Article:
Biomedicine in museums

Wikipedia protects the 'Genetics' article, but not the 'Medicine' article

Nick Carr (Rough Type) has an interesting comment about Wikipedia. Referring to an essay in yesterday’s Sunday Times by Noam Cohen, who likens Wikipedia to a city with features like ‘basic civility, trust, cultural acceptance and self-organizing qualities’, Carr points out that policing is an increasingly important feature of the popular online encyclopedia:

It’s the fact that Wikipedia has imposed editorial controls [on certain articles] … restricting who can edit them.

In other words, if you visit a noncontroversial Wikipedia article, like ‘Toothpick’, you are still allowed to edit it. But if you visit articles like ‘Barack Obama’, ‘Islam’, or ‘Sex’ you will find a ‘view source’ tab instead of the usual ‘edit this page’ tab. Trustful self-organisation has been replaced by editorial policing.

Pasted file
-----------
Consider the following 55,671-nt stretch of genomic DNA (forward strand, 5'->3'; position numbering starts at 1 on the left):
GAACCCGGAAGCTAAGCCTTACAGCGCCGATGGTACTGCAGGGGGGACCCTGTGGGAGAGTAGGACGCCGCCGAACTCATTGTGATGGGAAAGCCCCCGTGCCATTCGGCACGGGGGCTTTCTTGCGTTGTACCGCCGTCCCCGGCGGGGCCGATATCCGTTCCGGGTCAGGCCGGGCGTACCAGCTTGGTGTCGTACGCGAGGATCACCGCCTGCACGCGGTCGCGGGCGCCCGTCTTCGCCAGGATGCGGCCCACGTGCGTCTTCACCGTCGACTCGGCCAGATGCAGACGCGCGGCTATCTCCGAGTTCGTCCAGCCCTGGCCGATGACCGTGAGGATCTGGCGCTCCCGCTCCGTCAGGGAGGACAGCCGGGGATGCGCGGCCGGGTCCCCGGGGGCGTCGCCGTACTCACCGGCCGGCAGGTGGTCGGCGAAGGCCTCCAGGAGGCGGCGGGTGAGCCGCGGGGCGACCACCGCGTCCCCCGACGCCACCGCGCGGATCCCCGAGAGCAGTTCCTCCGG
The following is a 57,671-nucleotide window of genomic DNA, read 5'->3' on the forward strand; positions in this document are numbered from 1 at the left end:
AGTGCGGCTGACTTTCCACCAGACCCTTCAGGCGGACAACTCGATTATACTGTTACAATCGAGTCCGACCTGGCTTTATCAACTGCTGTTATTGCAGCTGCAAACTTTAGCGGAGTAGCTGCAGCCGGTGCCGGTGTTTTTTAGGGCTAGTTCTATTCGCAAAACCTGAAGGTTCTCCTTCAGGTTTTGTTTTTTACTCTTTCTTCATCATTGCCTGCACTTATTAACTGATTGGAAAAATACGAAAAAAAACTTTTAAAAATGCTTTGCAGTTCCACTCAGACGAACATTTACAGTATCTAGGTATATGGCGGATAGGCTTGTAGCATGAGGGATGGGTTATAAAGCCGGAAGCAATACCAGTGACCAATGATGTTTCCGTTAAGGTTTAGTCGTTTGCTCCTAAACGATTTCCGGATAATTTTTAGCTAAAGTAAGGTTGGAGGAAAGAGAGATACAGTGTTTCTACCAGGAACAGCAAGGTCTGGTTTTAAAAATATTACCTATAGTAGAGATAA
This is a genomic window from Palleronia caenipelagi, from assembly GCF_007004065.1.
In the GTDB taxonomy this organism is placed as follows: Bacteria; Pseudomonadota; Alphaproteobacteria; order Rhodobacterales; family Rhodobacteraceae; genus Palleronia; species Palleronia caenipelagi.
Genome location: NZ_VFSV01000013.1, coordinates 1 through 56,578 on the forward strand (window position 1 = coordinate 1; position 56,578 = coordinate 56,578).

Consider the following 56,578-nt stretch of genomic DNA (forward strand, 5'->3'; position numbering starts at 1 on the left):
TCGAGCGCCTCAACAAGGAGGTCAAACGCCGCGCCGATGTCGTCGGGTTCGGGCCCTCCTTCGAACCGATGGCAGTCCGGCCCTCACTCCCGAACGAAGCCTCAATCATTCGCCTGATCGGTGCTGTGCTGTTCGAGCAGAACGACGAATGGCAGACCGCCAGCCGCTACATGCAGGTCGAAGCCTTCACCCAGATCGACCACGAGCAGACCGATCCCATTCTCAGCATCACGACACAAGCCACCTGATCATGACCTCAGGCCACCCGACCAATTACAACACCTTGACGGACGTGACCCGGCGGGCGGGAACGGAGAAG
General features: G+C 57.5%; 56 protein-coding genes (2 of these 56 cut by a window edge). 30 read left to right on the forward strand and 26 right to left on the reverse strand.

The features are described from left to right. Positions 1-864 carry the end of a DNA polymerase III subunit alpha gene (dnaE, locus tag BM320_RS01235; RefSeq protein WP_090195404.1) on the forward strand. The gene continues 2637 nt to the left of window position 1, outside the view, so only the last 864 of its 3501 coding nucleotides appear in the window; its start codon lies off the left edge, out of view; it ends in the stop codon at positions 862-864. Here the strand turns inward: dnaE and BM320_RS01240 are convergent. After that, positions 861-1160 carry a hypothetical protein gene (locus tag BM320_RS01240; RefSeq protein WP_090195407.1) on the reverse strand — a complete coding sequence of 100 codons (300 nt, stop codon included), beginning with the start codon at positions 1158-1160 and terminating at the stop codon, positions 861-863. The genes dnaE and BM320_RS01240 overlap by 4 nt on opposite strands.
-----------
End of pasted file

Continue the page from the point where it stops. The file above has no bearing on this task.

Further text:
Interesting! I’ve never thought about this. So I made a rapid search for ‘Genetics’, ‘Medicine’, ‘Evolution’, ‘RNA’ and ‘DNA’. And guess what — ‘Genetics’, ‘Evolution’ and ‘DNA’ are apparently too contested to be open for bottom-up editing, while ‘Medicine’ and ‘RNA’ are seemingly uncontroversial (so far). See here:

 

To some extent this is self-evident. I’m not surprised there are thousands of wackos out there who love to infest the Wikipedia article on ‘Evolution’. But why ‘DNA’ and ‘Genetics’ — and not ‘RNA’?

Thomas Söderqvist

Author Thomas Söderqvist

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